The woman behind Santa Cruz County’s lauded maneuvering of prison realignment
Santa Cruz County, and its longtime chief administrative officer Susan Mauriello, in particular, has received statewide recognition for its effective response to state-mandated requirements for prison realignment. Last year, Mauriello spent a good deal of time in Sacramento explaining to CAOs, sheriffs and chief probation officers from other counties how Santa Cruz County has managed to reduce county incarceration rates, save tax dollars and improve public safety in the process. They’ve looked to her for advice on how they, too, can meet the challenges of the new state law, AB 109, also known as the “Public Safety Realignment Act.”
Referred to as a “sea change” in criminal justice reform at the state level, AB 109 was passed last year largely as a result of a Supreme Court order to reduce overcrowding in the California state prison system. The Realignment Act requires counties throughout the state to shoulder this burden by transferring custody of local, low-level offenders, who would otherwise do their time in state prison, to county jails. The law also adds significant responsibilities to county probation departments, mandating that the revolving door of repeat offenders cycling in and out of state prisons on parole violations at least be slowed down.
In September 2011, after serving on a special executive committee of the California State Association of Counties (which was charged with working out a funding formula that reimburses counties for the additional expense of the new law), Mauriello was appointed by Gov. Jerry Brown to serve on the Corrections Standards Authority, a commission overseeing prison policies statewide. On Sunday, Feb. 12, at a presentation for the Santa Cruz League of Women Voters “Valentine Luncheon,” Mauriello discussed Santa Cruz’s response to the new law, including local measures to reduce incarceration and strengthening community-based programs that have proven to reduce probation violations.
“We don’t have a choice,” Mauriello said. ”Either we focus on alternatives to incarceration and restorative justice programs, or we spend a lot more money locking people up. Given the competing priorities for funding, taxpayers have been pretty clear they don’t want to continue funding state prisons at current levels.”
About 100 additional prisoners will be housed in local county jails each year as a result of realignment, Mauriello explained. These will be so-called “triple non” offenders, sentenced for non-violent, non-serious, or non-sex related crimes. To accommodate these additional prisoners, the Santa Cruz Sheriff’s Office conducted a thorough review of incarceration practices last year, and borrowed from past experience of the county’s Probation Department in reducing overcrowding in juvenile hall beginning in the late-1990s.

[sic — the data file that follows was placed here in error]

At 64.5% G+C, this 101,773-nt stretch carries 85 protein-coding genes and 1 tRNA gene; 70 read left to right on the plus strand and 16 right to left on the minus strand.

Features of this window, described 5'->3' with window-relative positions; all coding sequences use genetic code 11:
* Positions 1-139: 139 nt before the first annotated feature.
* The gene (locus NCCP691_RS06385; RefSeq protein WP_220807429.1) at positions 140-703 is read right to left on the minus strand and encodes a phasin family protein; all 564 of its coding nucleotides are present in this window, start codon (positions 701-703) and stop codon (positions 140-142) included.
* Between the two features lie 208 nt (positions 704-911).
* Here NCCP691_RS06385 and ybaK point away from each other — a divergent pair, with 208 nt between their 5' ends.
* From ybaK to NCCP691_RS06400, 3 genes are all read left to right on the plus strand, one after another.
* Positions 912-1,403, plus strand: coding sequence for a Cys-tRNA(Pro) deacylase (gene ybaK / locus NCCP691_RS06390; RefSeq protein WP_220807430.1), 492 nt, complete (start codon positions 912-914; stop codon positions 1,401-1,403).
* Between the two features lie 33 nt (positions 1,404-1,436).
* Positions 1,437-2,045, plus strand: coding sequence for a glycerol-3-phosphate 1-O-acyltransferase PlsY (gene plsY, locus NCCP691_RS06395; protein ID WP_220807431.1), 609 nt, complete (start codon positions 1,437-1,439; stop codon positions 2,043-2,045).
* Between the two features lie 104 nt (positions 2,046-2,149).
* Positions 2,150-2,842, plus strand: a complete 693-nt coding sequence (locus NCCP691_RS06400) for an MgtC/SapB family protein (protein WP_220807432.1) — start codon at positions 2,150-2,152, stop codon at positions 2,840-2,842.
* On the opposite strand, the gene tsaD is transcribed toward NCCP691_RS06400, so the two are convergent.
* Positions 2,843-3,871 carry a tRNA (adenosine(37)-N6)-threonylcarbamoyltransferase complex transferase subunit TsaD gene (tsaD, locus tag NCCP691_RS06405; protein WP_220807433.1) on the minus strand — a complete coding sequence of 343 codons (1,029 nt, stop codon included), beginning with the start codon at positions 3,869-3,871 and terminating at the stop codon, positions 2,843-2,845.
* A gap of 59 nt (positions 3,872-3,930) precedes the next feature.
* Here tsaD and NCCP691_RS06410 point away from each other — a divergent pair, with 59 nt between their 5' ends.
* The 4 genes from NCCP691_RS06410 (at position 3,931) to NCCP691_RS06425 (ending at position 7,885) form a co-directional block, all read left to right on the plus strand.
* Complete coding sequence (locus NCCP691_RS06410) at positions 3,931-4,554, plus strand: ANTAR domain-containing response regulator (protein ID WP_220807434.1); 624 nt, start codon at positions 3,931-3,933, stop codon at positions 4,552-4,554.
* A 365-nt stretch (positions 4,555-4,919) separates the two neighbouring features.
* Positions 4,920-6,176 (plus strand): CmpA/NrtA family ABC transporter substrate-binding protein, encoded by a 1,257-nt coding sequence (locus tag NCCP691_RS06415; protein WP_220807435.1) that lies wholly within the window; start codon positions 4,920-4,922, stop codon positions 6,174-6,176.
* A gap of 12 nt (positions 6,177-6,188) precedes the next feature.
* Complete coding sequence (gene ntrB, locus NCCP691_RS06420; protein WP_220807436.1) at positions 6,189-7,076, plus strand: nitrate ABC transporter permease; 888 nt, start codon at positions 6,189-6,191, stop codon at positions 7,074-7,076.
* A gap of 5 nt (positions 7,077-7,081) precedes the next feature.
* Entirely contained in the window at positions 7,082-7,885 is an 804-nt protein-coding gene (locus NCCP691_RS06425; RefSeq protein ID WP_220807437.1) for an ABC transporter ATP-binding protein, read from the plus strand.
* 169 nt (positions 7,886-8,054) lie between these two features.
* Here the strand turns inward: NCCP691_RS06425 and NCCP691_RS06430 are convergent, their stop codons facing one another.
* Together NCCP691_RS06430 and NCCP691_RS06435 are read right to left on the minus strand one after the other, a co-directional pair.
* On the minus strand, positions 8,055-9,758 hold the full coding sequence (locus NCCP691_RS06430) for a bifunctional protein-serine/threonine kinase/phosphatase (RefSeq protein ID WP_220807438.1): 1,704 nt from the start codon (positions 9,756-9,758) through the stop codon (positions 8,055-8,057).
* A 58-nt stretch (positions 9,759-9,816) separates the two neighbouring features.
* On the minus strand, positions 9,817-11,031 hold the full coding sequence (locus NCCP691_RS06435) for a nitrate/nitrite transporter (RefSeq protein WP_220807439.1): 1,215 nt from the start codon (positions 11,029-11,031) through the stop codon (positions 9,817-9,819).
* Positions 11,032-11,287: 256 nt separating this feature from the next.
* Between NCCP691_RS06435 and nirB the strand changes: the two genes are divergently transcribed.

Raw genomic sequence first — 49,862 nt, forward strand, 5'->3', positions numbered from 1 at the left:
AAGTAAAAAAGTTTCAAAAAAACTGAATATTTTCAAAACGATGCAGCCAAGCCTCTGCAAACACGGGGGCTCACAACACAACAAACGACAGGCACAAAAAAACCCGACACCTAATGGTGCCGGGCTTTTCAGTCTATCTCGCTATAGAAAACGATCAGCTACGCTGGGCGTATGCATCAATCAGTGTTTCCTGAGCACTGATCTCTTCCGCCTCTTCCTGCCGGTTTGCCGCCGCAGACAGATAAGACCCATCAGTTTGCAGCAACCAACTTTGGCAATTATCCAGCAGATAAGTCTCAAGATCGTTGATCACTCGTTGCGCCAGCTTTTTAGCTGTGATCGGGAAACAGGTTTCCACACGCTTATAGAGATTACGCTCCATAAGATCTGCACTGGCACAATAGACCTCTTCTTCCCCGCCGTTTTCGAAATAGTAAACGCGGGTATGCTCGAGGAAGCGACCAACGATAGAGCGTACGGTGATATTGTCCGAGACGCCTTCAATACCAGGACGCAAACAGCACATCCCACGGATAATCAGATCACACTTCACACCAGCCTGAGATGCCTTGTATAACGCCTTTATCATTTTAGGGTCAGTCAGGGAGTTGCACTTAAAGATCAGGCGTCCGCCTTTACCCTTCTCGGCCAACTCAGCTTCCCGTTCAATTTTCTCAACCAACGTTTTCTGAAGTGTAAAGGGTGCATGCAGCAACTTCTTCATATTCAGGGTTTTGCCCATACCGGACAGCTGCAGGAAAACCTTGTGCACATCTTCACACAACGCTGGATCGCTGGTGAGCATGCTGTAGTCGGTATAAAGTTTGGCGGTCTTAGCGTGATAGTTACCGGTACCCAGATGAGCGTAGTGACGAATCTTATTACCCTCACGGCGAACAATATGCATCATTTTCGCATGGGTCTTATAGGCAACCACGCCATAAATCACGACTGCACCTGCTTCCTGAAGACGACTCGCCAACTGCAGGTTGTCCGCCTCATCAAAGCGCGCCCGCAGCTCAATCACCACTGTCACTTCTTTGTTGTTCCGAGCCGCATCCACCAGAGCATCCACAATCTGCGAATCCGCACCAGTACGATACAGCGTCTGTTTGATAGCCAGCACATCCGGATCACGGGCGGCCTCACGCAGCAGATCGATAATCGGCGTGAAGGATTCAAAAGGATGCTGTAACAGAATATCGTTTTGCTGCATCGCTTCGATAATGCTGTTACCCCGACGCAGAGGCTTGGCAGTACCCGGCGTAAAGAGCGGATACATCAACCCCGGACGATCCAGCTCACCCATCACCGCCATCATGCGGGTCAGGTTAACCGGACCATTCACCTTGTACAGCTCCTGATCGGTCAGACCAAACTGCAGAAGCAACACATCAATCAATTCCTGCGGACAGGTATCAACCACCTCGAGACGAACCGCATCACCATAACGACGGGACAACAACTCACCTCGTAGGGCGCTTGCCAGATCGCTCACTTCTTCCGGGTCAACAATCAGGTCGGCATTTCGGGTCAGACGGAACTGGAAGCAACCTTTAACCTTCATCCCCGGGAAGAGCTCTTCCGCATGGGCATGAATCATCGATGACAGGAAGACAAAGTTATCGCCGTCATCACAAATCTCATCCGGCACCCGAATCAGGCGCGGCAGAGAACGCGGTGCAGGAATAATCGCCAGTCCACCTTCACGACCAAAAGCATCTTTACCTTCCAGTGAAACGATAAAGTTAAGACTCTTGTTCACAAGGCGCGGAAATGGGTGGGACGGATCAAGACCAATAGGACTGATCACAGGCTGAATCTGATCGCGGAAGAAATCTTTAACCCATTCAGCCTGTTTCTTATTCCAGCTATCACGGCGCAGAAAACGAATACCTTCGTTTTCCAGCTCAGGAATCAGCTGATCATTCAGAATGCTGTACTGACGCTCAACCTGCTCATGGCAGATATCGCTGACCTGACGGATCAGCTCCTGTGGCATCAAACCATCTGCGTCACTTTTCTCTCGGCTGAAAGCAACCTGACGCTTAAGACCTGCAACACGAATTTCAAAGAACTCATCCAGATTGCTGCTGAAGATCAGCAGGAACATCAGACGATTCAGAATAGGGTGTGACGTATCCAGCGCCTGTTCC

Chief Probation Officer Scott MacDonald is proud of the fact that Santa Cruz County, based on demonstrated success, was the first “replication site” for continued funding by the Annie E. Casey Foundation for the Juvenile Detention Alternatives Initiative (JDAI). Using a combination of improved screening aimed at detaining only high-risk offenders and community-based programs helping offenders meet probation requirements and stay out of jail, admissions to juvenile hall decreased by 52 percent between 1996 and 2009.
“Previous policies of mandatory jail time for non-criminal, technical violation of probation were driven by failed, fear-based policies that didn’t necessarily fit the offender, rather than evidenced-based policies that have been shown to work,” MacDonald tells GT. “Fortunately for us, we have a local political culture, and organizational cultures within law enforcement agencies and probation, that are willing to embrace change.”
Transferring more than 10 years of experience with JDAI to adult prisoners gave Santa Cruz County a running start at meeting the requirements of the Realignment Act. Prior to October 2011, when AB 109 went into effect, county jails were running at about 125 percent of capacity, according to Jim Hart, the Sheriff’s Office chief deputy of corrections. With the additional prisoners required by the law, and without changes to pre-sentencing and alternatives to custody, it was projected the jails would be running at 200 percent of capacity within two years. “Changes needed to be made, relatively fast,” says Hart.
After careful review of the charges, background and sentences of the inmate population, Hart said they found 25 percent of the inmates were doing time for relatively minor misdemeanors. Using a “state-of-the-art” risk assessment tool, more inmates were let out for work release and electronic monitoring programs, reducing the inmate population by 20 percent since June 2011.
“I’m not a politician,” Mauriello stressed at the luncheon. “One of my main responsibilities is watching where the money goes.” Mauriello has done this for more than 20 years as the county’s CAO, where she is responsible for preparing and implementing the county’s budget. “The least we can do is to stop spending money on incarceration when, in many cases, it’s been shown to do more harm than good.”
Mauriello defers the recognition she has received to her bosses on the Board of Supervisors. “You don’t get to do this work without a lot of people behind you,” Mauriello says. “Several members of the Board of Supervisors have championed these issues of justice reform with a priority on public safety, and they’re the ones who have to answer to voters.” Photo: Patrick Dwire
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